‘Global economic superstorm coming’ | Sunday Observer

‘Global economic superstorm coming’

President Maithripala Sirisena presents a token of appreciation to guest of honour former Deputy Speaker, House of Commons, Lord Naseby. Pix: Wimal Karunathilake
President Maithripala Sirisena presents a token of appreciation to guest of honour former Deputy Speaker, House of Commons, Lord Naseby. Pix: Wimal Karunathilake

Sri Lanka could not be isolated when considering world trends. Although, the country is an island it is of paramount importance to link with the rest of the world in building trade and international relationships. These links will provide an impetus for capital shift, Senior Business Consultant/Economist Dr. Kenneth de Zilwa said.

The world’s GDP is expected to grow at 3 percent in 2020.

“The world economy is currently driven by 2 large players, the USA and China. With gross fixed capital formation as a percentage of GDP fluctuating over the years it has resulted in an increase in the cost of funds. The borrowing cost is high and the world is heading towards new value creation efforts,” he said at the technical sessions of the Annual conference 2019 under the theme ‘Role of Professionals in sustainable national development’, conducted by the Organisation of Professional Associations of Sri Lanka held last week in Colombo.

Speaking on global business trends, sustainable development, and Sri Lanka’s manufacturing, he said that when considering Sri Lanka, we need to look at a mechanism to ease monetary policy.


A panel discussion in progress.

“The yields continue to drop, However, the monetary policy is not an effective tool for all ills. The year 2020 will be a challenging year for policy makers. It will also present opportunities for savvy investors and savvy economists,” he said.

“We are now in a global super storm. Though, the global recession is delaying it is bound to happen. The global debt/GDP has become 252 percent. The interest rates are declining, capital formation is declining, purchase managers index is declining. The global balance sheets are at the restructuring stage. The corporate profits and cost of employment are increasing,” he said.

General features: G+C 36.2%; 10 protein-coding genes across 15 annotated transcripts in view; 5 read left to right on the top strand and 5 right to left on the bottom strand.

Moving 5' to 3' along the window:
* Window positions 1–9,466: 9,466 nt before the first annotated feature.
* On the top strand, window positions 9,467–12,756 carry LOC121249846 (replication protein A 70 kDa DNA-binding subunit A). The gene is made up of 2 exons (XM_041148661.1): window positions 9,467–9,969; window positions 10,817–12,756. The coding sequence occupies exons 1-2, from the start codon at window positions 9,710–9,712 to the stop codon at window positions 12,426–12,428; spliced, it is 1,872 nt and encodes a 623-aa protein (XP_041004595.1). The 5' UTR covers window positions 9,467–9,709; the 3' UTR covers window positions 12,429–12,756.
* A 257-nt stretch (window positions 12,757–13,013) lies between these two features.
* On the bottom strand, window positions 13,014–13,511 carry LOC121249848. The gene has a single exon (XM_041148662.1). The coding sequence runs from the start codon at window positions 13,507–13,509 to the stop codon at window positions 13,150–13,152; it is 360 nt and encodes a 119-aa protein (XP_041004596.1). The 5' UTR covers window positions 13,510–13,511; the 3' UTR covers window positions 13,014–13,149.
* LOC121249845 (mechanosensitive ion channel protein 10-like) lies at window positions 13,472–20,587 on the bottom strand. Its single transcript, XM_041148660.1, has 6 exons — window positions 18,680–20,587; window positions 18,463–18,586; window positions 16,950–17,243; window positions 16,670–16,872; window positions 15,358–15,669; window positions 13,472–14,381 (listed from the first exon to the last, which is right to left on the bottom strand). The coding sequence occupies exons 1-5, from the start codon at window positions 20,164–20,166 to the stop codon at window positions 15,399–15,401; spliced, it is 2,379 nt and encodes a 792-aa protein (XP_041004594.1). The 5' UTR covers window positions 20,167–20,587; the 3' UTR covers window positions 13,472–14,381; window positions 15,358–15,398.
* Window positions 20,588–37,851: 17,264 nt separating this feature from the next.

“Agriculture plays a crucial role in ensuring food security. The food security encompasses the properties of availability, access, affordability, quality, nutrition and safety. There has been 4.8 percent growth in the agriculture production in 2018 despite the challenging weather conditions. Technology adaption is at a higher rate in Sri Lanka and this is the secret of sustainable development,” Senior Lecturer University of Peradeniya, Prof. Buddhi Marambe said.

Speaking on national food security and sustainable agriculture, he said that food imports have become inevitable in the face of unfavourable weather conditions. There are many challenges for agriculture in the next 10 years and one key challenge is people’s changing food habits. This has resulted in an increasing demand for grains which in turn has increased human consumption. The demand for animal feed also has increased over the years, he said.

The agriculture sector is experiencing 20 to 40 percent post harvest losses especially in terms of perishable products. We need to think in a novel way to overcome this problem which will have serious implications for food production, he said.

The country is moving towards an overarching agriculture policy and this will benefit the country in the long run which aims at achieving food security, Prof. Marambe said. The world economy has undergone tremendous changes with power shifted to Asia, which was dominated by the West in the past. The next 15 to 20 years will belong to 6 of world dominant powers including India, China, Korea and Indonesia. The need will arise to modify the education system to meet the new challenges, Former Secretary Ministry of Foreign Affairs, Dr. Palitha Kohana said.

Speaking on foreign policy and international relations, he said that over 57 percent of our exports go to the West and the USA accounts for 27 percent of that total.

“We should not lose sight of the Western powers. It is important to see how we can manage our relationships with these power blocks and the former powers we used to trade with. The Middle East is another factor that we should consider. However, the Middle East is constantly in turmoil. We need to be very cautious how we deal with the Middle East,” he said.

Africa is an economy that is growing over 6 percent with the help of Chinese investments. This growth is happening primarily after 30 years. India should be a prominent feature in formulating foreign policy in terms of our close relationship with culture, economy and religion.